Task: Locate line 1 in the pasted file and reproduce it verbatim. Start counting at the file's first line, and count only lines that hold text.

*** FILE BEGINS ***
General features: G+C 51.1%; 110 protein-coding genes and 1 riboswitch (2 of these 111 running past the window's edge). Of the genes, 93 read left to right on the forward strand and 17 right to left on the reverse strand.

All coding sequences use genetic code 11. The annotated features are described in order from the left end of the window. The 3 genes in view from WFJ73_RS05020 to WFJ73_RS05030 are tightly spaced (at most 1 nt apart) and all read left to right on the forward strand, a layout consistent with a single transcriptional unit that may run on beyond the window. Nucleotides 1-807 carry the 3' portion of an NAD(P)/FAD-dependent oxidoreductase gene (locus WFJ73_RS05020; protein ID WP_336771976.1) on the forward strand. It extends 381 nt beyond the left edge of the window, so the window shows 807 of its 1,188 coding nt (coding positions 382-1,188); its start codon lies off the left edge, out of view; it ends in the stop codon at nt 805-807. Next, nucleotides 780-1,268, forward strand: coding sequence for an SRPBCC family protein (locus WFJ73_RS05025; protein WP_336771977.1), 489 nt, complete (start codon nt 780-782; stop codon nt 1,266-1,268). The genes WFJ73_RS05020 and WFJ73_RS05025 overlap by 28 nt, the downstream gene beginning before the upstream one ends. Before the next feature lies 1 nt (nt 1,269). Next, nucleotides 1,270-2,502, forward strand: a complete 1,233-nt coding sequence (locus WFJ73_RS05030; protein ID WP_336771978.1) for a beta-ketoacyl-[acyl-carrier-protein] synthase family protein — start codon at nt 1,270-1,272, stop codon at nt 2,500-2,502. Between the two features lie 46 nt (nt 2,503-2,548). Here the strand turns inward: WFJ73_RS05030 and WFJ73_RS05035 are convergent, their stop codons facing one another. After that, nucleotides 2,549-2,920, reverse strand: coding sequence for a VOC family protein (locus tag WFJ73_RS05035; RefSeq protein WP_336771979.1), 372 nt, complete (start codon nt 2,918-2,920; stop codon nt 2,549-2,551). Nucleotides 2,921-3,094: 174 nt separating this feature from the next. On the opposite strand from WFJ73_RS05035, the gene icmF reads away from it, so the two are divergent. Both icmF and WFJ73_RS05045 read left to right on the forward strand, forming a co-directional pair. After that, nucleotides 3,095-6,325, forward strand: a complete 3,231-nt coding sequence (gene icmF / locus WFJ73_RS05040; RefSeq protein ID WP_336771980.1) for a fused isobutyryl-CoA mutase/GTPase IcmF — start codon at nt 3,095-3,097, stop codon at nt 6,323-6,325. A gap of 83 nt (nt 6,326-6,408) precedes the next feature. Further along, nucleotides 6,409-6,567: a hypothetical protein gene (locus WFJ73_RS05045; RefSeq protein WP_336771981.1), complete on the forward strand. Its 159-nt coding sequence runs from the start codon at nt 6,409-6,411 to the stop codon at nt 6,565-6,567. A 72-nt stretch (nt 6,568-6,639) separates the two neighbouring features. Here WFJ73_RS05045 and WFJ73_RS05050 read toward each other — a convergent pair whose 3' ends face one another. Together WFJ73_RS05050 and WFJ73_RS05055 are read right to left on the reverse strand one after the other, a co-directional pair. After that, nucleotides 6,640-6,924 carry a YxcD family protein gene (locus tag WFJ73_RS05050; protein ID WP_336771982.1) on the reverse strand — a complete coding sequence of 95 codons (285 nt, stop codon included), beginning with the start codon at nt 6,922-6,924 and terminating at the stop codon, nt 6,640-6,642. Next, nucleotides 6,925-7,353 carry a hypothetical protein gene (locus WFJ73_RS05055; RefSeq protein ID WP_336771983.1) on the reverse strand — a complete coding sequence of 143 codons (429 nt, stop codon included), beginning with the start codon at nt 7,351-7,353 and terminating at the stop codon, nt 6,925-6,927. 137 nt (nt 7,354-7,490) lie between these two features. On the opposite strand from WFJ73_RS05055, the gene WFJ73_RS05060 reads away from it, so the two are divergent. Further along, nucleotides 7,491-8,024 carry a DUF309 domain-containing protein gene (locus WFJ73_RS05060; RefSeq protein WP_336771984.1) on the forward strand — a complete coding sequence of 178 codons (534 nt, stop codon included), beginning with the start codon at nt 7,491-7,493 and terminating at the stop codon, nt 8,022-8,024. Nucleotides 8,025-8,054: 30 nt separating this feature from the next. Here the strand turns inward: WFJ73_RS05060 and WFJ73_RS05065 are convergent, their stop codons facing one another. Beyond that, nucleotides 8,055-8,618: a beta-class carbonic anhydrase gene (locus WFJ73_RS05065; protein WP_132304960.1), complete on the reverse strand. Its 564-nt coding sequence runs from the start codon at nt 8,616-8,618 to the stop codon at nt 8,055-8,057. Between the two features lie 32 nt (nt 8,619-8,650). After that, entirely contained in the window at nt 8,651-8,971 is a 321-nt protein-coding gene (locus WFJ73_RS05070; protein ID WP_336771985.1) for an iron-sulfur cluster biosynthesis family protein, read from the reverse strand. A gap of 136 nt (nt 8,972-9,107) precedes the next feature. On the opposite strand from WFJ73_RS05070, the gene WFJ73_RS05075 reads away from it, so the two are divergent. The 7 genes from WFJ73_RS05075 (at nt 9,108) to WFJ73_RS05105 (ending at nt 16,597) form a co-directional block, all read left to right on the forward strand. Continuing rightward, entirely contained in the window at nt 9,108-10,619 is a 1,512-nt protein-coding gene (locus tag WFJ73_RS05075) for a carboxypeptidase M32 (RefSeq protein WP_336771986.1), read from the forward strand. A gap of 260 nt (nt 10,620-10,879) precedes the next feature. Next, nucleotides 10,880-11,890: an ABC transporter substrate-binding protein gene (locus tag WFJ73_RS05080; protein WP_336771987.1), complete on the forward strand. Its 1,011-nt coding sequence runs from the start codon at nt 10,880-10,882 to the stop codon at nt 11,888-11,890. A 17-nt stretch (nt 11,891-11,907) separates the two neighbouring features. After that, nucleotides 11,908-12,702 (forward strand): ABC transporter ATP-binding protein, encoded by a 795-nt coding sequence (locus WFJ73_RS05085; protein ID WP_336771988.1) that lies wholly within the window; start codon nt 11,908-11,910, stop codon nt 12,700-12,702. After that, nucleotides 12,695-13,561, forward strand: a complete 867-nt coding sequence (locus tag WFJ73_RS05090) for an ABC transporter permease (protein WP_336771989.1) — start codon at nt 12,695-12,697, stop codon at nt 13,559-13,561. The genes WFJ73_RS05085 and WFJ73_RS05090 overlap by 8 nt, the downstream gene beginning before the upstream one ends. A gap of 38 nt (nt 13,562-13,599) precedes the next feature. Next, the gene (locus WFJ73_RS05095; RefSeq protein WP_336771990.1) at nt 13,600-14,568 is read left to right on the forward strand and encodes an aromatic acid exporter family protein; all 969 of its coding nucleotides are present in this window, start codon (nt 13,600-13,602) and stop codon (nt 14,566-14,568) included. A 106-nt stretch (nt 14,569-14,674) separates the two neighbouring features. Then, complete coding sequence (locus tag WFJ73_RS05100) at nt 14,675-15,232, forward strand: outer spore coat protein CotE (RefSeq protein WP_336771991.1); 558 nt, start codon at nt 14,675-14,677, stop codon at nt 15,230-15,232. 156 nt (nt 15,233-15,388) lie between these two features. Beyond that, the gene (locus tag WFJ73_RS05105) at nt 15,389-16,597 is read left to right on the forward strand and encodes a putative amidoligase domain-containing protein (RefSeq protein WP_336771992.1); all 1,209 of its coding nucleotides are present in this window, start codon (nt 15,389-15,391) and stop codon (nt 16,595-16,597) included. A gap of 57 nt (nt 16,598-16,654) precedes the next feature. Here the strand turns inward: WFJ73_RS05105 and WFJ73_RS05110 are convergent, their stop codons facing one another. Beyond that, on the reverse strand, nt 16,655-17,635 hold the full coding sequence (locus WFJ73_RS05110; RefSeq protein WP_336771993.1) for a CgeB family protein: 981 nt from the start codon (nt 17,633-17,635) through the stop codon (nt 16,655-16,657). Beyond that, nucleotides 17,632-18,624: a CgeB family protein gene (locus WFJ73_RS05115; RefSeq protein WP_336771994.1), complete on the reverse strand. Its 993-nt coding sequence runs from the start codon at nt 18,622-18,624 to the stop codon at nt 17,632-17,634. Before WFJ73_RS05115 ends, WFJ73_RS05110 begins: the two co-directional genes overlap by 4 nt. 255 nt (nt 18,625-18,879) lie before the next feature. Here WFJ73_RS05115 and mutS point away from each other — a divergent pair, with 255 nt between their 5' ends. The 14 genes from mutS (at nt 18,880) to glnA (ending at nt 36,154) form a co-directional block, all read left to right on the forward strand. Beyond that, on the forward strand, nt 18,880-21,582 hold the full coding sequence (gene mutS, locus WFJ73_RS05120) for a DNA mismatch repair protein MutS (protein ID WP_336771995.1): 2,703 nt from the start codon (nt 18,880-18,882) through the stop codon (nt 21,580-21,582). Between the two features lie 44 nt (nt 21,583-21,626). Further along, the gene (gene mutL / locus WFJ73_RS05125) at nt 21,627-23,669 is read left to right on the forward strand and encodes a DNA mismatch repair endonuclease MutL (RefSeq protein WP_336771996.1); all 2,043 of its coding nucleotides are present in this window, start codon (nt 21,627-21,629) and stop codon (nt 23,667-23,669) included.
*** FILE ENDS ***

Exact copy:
General features: G+C 51.1%; 110 protein-coding genes and 1 riboswitch (2 of these 111 running past the window's edge). Of the genes, 93 read left to right on the forward strand and 17 right to left on the reverse strand.